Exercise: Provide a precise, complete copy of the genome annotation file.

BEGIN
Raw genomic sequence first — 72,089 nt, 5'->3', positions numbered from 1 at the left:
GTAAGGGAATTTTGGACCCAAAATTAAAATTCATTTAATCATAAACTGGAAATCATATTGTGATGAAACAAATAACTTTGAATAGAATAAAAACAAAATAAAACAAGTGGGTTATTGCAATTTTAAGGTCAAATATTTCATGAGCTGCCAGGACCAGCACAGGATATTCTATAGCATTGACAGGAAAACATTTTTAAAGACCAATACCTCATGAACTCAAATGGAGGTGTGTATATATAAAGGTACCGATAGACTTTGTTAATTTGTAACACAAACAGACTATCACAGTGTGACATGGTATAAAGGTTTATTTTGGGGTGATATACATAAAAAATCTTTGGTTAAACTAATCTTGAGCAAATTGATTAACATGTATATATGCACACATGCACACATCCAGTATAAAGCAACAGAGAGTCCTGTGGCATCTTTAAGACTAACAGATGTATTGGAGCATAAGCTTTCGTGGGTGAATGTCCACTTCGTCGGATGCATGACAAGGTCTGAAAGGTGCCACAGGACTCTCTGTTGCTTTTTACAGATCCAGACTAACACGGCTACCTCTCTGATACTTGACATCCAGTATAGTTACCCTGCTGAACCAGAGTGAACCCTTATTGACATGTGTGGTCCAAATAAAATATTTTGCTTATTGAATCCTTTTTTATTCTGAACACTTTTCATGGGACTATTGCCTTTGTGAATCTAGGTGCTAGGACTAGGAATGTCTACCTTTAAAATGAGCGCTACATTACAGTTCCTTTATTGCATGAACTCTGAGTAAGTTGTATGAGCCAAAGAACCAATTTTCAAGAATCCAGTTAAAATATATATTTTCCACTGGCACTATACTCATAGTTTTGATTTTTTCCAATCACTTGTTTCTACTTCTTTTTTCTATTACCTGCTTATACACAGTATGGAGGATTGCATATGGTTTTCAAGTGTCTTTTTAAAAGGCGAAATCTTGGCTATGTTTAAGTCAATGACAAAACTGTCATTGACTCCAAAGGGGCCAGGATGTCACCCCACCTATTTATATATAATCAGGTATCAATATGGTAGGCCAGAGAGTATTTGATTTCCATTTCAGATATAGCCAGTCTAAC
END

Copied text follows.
Raw genomic sequence first — 72,089 nt, 5'->3', positions numbered from 1 at the left:
GTAAGGGAATTTTGGACCCAAAATTAAAATTCATTTAATCATAAACTGGAAATCATATTGTGATGAAACAAATAACTTTGAATAGAATAAAAACAAAATAAAACAAGTGGGTTATTGCAATTTTAAGGTCAAATATTTCATGAGCTGCCAGGACCAGCACAGGATATTCTATAGCATTGACAGGAAAACATTTTTAAAGACCAATACCTCATGAACTCAAATGGAGGTGTGTATATATAAAGGTACCGATAGACTTTGTTAATTTGTAACACAAACAGACTATCACAGTGTGACATGGTATAAAGGTTTATTTTGGGGTGATATACATAAAAAATCTTTGGTTAAACTAATCTTGAGCAAATTGATTAACATGTATATATGCACACATGCACACATCCAGTATAAAGCAACAGAGAGTCCTGTGGCATCTTTAAGACTAACAGATGTATTGGAGCATAAGCTTTCGTGGGTGAATGTCCACTTCGTCGGATGCATGACAAGGTCTGAAAGGTGCCACAGGACTCTCTGTTGCTTTTTACAGATCCAGACTAACACGGCTACCTCTCTGATACTTGACATCCAGTATAGTTACCCTGCTGAACCAGAGTGAACCCTTATTGACATGTGTGGTCCAAATAAAATATTTTGCTTATTGAATCCTTTTTTATTCTGAACACTTTTCATGGGACTATTGCCTTTGTGAATCTAGGTGCTAGGACTAGGAATGTCTACCTTTAAAATGAGCGCTACATTACAGTTCCTTTATTGCATGAACTCTGAGTAAGTTGTATGAGCCAAAGAACCAATTTTCAAGAATCCAGTTAAAATATATATTTTCCACTGGCACTATACTCATAGTTTTGATTTTTTCCAATCACTTGTTTCTACTTCTTTTTTCTATTACCTGCTTATACACAGTATGGAGGATTGCATATGGTTTTCAAGTGTCTTTTTAAAAGGCGAAATCTTGGCTATGTTTAAGTCAATGACAAAACTGTCATTGACTCCAAAGGGGCCAGGATGTCACCCCACCTATTTATATATAATCAGGTATCAATATGGTAGGCCAGAGAGTATTTGATTTCCATTTCAGATATAGCCAGTCTAAC